When I was in middle and high school, I took a few art classes partly because they seemed interesting and rather unfailable. Of course it was more difficult than I thought, and I really didn’t have any obvious talent. Maybe I just didn’t have talent, obvious or otherwise. One class was basic pottery, and I always hated how dirty the room would become and how my hands would feel after prolonged or repeated exposure to clay and water. The pottery wheel was the. worst.
So it’s a bit ironic how life has turned out because I’ve become increasingly obsessed with ceramics since the beginning of the year. (Side note: I’ve started photo-documenting my artwork on Flickr)
It just so happened that my old pottery teacher (in his retirement, after teaching at the same school for 37 years!) was having a show in the local art museum, displaying 20 years’ worth of his masterpieces. At that show, I met his successor, Christina, whose son was in a class I had subbed in. A few weeks later, I asked her if she wanted help with some tasks in the pottery room — win-win for us both since I was eager to learn about ceramics and she had too much on her plate to manage everything in the studio.
Probably the first time we had a real sit-down prolonged conversation, she was finishing up a high school pottery wheel class, and working on her own piece. I sat across from her on the other side of the wheel, and she began telling me a story about how she first started teaching (three years earlier).
“I had made stuff on the wheel (a long time ago), and I could explain what I was doing — but three years ago when I started this pottery teaching job, I wasn’t able to do both at the same time.” And she demonstrated how, when students are forming a pot on the wheel like this…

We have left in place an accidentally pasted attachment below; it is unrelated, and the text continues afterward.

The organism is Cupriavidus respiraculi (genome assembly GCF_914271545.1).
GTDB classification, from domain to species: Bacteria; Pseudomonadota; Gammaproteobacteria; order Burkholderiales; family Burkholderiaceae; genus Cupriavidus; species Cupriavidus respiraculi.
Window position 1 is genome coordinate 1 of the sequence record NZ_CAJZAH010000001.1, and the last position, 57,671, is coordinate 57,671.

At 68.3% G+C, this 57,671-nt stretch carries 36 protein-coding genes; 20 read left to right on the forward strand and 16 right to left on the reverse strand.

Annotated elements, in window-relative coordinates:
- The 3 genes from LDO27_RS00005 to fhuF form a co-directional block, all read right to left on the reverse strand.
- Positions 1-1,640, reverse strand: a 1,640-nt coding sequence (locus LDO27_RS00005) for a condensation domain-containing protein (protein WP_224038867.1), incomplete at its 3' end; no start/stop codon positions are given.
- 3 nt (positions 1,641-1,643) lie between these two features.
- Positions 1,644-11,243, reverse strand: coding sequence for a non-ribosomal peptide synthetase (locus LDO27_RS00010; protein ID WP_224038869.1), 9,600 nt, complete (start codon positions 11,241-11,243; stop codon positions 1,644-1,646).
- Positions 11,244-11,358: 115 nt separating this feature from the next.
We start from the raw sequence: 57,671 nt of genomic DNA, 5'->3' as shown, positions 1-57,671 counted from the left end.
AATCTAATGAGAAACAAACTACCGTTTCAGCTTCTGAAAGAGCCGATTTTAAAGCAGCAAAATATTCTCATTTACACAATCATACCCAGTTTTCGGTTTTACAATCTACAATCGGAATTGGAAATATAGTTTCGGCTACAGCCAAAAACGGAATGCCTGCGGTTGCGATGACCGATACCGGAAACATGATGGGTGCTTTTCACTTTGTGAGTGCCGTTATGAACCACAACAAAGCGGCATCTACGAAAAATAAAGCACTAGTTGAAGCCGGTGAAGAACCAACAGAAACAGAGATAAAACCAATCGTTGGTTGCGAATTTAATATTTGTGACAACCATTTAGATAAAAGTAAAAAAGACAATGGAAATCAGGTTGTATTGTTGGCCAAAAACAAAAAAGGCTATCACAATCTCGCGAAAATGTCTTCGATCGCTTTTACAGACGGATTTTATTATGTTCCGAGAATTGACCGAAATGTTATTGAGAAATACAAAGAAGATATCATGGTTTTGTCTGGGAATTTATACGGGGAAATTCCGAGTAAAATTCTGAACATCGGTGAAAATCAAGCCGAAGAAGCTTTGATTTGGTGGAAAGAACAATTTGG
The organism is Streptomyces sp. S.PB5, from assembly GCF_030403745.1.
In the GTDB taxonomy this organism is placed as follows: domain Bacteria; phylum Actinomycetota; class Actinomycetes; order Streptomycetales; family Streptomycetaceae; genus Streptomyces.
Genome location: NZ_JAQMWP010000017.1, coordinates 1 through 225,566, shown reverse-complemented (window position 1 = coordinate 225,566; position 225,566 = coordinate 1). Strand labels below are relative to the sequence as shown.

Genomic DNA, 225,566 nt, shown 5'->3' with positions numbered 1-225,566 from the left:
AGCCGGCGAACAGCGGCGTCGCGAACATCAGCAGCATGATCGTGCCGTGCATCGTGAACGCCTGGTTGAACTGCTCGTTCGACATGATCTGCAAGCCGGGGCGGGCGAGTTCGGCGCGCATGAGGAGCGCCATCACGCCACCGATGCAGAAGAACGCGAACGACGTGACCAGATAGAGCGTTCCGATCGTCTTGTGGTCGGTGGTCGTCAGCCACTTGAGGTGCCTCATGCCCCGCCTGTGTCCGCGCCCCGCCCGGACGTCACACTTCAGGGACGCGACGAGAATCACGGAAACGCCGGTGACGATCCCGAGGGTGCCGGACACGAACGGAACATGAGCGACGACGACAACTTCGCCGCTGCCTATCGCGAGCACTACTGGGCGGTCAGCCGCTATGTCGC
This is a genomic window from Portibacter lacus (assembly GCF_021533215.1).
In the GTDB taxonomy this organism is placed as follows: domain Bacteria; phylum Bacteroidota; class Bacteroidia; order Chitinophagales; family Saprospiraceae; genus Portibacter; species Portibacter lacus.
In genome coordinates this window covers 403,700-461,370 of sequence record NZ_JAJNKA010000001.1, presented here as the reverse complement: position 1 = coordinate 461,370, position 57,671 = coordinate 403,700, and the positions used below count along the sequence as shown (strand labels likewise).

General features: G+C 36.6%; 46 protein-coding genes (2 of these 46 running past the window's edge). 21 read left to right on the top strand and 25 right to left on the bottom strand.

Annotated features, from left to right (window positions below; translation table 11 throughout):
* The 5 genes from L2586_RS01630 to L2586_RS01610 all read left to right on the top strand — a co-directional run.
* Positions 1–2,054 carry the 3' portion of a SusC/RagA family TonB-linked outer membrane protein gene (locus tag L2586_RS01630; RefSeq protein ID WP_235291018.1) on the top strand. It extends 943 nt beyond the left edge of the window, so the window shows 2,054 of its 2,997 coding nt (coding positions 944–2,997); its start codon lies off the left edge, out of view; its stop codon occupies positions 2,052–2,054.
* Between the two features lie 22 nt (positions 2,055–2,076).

… they will think they have finished perfecting the pot and say, “Yay I’m done!” and throw their hands up in the air. That sudden movement at the end as their fingertips leave the rim of their work will warp the pot and could result in something like this:
So she tried to teach them what to do and was on the wheel, demonstrating the action and explaining the consequences. What she meant to say was, “If you are done, make sure you are careful and gentle when your hands disengage from your work on the wheel. If you make any jerky movements, it will warp the pot you just perfected.”
Instead, she said, “If you are done, make sure you are careful when your hands leave the pot, otherwise it will jerk off.”
I guffawed way more vigorously than I intended to, and certainly way more than was necessary to add to her shame. She continued with the story: how a student (or two) complained to the principal, and she was called into the office to explain her inappropriateness as a teacher. Luckily for her, the principal was an alumnus and knew her predecessor really well (and was a bit of a jokester himself) so he just chuckled and that was that.
“That was bad… I can talk about it now… kind of…” her voice trailed off, tinged with everlasting regret. The paradox of the story was that she was telling it while she was making something on the wheel — the exact opposite positive outcome of what she was describing had happened three years ago.
So I pointed it out, “Looks like you’re managing perfectly now.” And she seemed satisfied with the comment and kept working. We sat there quietly for a few more seconds with the gentle whirring of the wheel serving as the focal point that canceled out the awkward silence of the lull in our human conversation.
Then one of us said something, I don’t remember who or what it was, and Christina made a wrong move and the piece warped. “Ohp! Ha, well I guess not that perfect,” she giggled.
“Yeah, too bad it jerked off.” The words that automatically left my mouth surprised me just as much as they did her. I felt kind of bad because the shame hit her all over again, and even with her hands covered in clay and slurry, she hung her head in despondency. A bit like this picture:
“I can laugh about it now,” she finally said, more resolutely while straightening her spine. “But at the time I was so embarrassed. Still am… but I can laugh now.” So I promised I would never say those words in the context of this specific story against her in our future conversations with each other.
… which is why I wrote it here instead.
(P.S. With friends like me, who needs enemies??)